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Old 08-07-2017, 03:09 PM   #1
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Attic insulation in 80-90 year old farmhouse


Hello,
I have an old farmhouse that is probably 1930's era. The ceilings are bead board and ship lap. They are very non-airtight and allow communication between the air conditioned space and attic.

The previous owners put in fiberglass batt with the kraft paper face down against the ceiling in most of the attic. My understanding is that the kraft paper actually acts as a semi vapor and air barrier. It seems to do a decent job of insulating.

However, there is some flooring in the attic where they didn't insulate at all underneath it. My first thought was to blow in some fiberglass (like attic cat) or cellulose under the floor. However, I think there must be some sort of vapor/air barrier in place for it to be effective. I also don't want to create a cavity between the attic floor and ceiling that causes a condensation problem.

I am located in a hot, humid climate (Houston). The attic is unvented.

Am I left with taking up the floor and laying in fiberglass batt with kraft paper like the rest of the attic?

Any advise would be greatly appreciated. Thanks in advance.
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Old 08-07-2017, 03:44 PM   #2
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Re: Attic insulation in 80-90 year old farmhouse


You first need to decide where your thermal boundary will be. That boundary is made up of three elements, air barrier, insulation, and vapor barrier. The air barrier needs to be rigid and in contact with both the vapor barrier and insulation. The sequence of these layers is dependent upon the climate. In your hot humid climate the air conditioning will be on the inside so the air barrier and vapor barrier need to go to the outside so moisture (humid air) does not reach a cold surface. Air and moisture vapor pass easily through fiberglass insulation.

That ceiling is off to a poor start with the Kraft paper facing down. From your description there is no effective air barrier in place, typically a layer of drywall on the ceiling. Then, most of TX will require a minimum of R-30 insulation with N, NW looking for R-38, per the 2009 energy codes. Check local requirements.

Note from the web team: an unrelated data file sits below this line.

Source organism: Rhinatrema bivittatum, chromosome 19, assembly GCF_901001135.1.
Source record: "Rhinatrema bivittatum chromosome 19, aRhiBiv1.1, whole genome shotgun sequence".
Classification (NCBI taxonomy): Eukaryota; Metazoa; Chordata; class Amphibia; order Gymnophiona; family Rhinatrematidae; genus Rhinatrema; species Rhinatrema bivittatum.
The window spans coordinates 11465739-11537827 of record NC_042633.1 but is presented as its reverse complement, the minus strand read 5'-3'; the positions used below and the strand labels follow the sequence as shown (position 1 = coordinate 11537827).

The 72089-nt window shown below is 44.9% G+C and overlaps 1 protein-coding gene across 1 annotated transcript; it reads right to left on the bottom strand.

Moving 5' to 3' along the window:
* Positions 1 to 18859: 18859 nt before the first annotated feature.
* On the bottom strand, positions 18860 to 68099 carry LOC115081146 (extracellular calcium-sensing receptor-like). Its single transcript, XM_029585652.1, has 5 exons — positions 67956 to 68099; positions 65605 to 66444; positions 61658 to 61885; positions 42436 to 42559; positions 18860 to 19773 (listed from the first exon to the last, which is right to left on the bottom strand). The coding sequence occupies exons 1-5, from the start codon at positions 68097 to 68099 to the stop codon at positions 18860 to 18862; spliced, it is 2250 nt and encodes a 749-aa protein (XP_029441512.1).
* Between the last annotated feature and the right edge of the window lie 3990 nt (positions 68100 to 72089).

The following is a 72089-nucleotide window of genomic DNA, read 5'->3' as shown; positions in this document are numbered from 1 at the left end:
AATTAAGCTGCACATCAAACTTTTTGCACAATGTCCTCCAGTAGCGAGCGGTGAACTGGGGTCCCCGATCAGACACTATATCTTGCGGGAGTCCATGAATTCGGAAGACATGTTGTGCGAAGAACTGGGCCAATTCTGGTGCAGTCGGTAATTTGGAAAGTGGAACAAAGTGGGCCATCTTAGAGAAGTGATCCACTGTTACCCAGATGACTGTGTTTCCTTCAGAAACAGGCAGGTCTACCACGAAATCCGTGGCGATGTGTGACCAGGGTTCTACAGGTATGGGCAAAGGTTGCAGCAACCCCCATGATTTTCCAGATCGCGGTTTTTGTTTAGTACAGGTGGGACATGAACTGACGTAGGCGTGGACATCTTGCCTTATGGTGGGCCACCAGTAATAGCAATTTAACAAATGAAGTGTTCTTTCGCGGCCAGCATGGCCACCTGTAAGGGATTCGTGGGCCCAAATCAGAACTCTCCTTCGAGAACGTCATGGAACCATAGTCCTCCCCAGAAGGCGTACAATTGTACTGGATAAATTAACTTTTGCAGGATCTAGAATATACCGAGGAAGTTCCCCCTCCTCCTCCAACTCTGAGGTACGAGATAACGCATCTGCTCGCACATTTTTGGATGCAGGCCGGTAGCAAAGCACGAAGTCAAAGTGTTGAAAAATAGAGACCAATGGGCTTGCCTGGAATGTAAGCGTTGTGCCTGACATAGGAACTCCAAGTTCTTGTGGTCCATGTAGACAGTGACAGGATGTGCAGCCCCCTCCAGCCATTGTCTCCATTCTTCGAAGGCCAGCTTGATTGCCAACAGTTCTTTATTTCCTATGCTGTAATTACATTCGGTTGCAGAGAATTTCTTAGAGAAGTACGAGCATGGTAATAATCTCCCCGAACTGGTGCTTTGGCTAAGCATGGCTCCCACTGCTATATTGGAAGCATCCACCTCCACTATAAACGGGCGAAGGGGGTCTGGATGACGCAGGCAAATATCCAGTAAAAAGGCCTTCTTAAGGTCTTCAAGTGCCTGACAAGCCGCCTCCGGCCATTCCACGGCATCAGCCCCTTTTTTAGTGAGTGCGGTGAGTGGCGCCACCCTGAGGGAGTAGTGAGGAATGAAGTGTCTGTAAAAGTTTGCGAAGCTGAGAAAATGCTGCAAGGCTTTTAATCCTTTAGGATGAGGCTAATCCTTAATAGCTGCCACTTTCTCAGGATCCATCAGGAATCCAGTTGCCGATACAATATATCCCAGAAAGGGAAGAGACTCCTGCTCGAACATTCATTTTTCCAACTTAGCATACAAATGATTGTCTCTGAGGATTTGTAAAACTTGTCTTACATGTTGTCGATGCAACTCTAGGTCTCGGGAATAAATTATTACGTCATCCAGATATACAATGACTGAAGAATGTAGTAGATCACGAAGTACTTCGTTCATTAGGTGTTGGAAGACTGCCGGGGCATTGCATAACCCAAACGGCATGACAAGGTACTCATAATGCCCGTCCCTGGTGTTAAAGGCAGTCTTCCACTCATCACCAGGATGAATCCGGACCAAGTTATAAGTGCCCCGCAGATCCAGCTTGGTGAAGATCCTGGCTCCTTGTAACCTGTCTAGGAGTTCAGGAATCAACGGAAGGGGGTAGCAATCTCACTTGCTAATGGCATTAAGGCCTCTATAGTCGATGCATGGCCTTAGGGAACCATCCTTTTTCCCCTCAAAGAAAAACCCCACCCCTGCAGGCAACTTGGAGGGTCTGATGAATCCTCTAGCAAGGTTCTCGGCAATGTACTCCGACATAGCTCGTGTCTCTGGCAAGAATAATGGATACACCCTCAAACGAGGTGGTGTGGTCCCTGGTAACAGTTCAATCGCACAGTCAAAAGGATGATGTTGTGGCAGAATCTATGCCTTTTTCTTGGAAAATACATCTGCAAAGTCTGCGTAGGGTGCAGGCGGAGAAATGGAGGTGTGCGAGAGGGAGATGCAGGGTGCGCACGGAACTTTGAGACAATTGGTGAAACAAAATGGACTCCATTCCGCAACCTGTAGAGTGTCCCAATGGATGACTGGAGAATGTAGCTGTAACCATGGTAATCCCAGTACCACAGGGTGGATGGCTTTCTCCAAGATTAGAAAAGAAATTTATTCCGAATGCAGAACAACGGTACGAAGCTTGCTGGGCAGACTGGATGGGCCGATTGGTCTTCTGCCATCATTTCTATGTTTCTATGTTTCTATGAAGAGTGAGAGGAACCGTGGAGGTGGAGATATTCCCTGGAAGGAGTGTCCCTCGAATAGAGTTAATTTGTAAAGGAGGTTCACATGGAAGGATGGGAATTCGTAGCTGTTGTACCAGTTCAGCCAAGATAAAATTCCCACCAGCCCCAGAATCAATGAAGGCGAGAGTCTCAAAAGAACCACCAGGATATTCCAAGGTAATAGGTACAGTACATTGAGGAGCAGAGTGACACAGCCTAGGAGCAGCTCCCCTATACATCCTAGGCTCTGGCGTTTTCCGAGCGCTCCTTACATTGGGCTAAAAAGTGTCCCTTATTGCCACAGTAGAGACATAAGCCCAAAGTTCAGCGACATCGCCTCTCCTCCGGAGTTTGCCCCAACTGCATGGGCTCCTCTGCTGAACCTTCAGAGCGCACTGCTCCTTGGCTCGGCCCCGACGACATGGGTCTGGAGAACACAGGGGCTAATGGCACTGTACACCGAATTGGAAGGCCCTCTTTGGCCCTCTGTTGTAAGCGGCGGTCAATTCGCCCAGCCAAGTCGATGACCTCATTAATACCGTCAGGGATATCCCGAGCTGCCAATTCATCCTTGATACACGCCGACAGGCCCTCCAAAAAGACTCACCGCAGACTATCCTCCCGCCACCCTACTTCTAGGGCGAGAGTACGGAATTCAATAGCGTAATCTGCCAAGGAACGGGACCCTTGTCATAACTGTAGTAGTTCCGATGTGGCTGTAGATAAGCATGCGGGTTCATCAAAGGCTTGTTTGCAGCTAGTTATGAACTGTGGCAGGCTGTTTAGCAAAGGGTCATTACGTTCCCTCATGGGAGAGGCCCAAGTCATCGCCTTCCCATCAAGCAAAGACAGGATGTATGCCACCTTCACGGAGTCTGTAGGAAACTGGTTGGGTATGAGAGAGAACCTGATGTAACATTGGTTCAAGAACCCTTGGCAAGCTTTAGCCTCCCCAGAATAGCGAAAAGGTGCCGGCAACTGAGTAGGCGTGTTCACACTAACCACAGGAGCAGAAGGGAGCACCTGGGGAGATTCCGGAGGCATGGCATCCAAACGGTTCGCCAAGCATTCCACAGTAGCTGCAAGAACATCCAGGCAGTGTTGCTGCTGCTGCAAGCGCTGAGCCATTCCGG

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Old 08-07-2017, 04:24 PM   #3
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Re: Attic insulation in 80-90 year old farmhouse


This code may be for your location as well as Austin.

http://www.austintexas.gov/edims/document.cfm?id=109740
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Old 08-07-2017, 05:26 PM   #4
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Re: Attic insulation in 80-90 year old farmhouse


All, thanks for the replies. It seems like the code says there is a necessity for a "vapor retarder" in situations where you are not vented. So, I assume that is why the previous owners installed kraft faced fiberglass batts in the ceiling.

I hear what you are saying about the kraft paper needing to be facing up, but I don't think I have ever seen a house here in Texas where it was installed like that. Maybe it was supposed to have been.

From everything I read, it seems like I am stuck ripping the floor up and putting kraft faced batts in. The kraft paper isn't a "great" air or vapor barrier, but it is better than nothing. I am very limited in my options with the board ceilings I have.

Any other suggestions would be greatly appreciated.

Last edited by Joseph10; 08-07-2017 at 05:29 PM.
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Old 08-07-2017, 08:40 PM   #5
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Re: Attic insulation in 80-90 year old farmhouse


Here's a link that will help explain about vapor barriers and vapor retarders.
http://www.energyvanguard.com/blog/5...rrier-Probably

The Kraft paper as installed is probably doing little harm so I would hesitate to advise you remove it. And if code wants to see it then it is there. But energy science has grown to dislike vapor barriers (retarders) since we now understand that air leakage moves far more moisture than diffusion.
http://www.energyvanguard.com/blog/5...rrier-Probably

I'll let you read but IMO, you need an air barrier between house and attic and probably a lot more insulation. For consideration would be attic ventilation and the addition of a radiant barrier applied to the rafters.

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Old 08-14-2017, 05:20 PM   #6
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Re: Attic insulation in 80-90 year old farmhouse


Thanks for the info. I will check out the links tonight.
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